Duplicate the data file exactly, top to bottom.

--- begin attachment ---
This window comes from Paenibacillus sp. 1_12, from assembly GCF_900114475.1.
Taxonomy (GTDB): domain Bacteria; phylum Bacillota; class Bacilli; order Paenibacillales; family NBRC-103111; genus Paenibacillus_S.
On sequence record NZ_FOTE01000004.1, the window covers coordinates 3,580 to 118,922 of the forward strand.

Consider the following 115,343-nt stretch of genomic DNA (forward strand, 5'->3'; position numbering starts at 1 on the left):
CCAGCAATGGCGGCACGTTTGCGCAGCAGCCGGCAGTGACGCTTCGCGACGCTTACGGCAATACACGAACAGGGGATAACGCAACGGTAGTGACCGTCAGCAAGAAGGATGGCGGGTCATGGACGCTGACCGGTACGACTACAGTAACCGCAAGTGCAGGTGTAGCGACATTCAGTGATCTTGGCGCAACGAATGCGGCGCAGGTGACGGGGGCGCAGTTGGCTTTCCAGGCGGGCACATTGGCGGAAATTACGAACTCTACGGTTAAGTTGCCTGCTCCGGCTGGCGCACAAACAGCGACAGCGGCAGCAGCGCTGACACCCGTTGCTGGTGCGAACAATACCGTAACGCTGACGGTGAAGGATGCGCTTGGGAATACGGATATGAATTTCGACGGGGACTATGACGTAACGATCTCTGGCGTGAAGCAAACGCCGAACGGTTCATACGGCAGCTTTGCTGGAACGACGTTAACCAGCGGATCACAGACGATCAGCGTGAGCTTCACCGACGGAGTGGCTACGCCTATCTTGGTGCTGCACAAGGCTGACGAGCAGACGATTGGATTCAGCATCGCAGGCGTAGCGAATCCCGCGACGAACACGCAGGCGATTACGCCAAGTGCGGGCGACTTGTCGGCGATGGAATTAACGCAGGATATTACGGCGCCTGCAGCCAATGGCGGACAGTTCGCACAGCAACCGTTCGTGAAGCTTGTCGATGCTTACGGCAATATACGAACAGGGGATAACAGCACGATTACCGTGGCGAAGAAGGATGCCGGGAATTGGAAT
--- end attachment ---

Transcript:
This window comes from Paenibacillus sp. 1_12, from assembly GCF_900114475.1.
Taxonomy (GTDB): domain Bacteria; phylum Bacillota; class Bacilli; order Paenibacillales; family NBRC-103111; genus Paenibacillus_S.
On sequence record NZ_FOTE01000004.1, the window covers coordinates 3,580 to 118,922 of the forward strand.

Consider the following 115,343-nt stretch of genomic DNA (forward strand, 5'->3'; position numbering starts at 1 on the left):
CCAGCAATGGCGGCACGTTTGCGCAGCAGCCGGCAGTGACGCTTCGCGACGCTTACGGCAATACACGAACAGGGGATAACGCAACGGTAGTGACCGTCAGCAAGAAGGATGGCGGGTCATGGACGCTGACCGGTACGACTACAGTAACCGCAAGTGCAGGTGTAGCGACATTCAGTGATCTTGGCGCAACGAATGCGGCGCAGGTGACGGGGGCGCAGTTGGCTTTCCAGGCGGGCACATTGGCGGAAATTACGAACTCTACGGTTAAGTTGCCTGCTCCGGCTGGCGCACAAACAGCGACAGCGGCAGCAGCGCTGACACCCGTTGCTGGTGCGAACAATACCGTAACGCTGACGGTGAAGGATGCGCTTGGGAATACGGATATGAATTTCGACGGGGACTATGACGTAACGATCTCTGGCGTGAAGCAAACGCCGAACGGTTCATACGGCAGCTTTGCTGGAACGACGTTAACCAGCGGATCACAGACGATCAGCGTGAGCTTCACCGACGGAGTGGCTACGCCTATCTTGGTGCTGCACAAGGCTGACGAGCAGACGATTGGATTCAGCATCGCAGGCGTAGCGAATCCCGCGACGAACACGCAGGCGATTACGCCAAGTGCGGGCGACTTGTCGGCGATGGAATTAACGCAGGATATTACGGCGCCTGCAGCCAATGGCGGACAGTTCGCACAGCAACCGTTCGTGAAGCTTGTCGATGCTTACGGCAATATACGAACAGGGGATAACAGCACGATTACCGTGGCGAAGAAGGATGCCGGGAATTGGAAT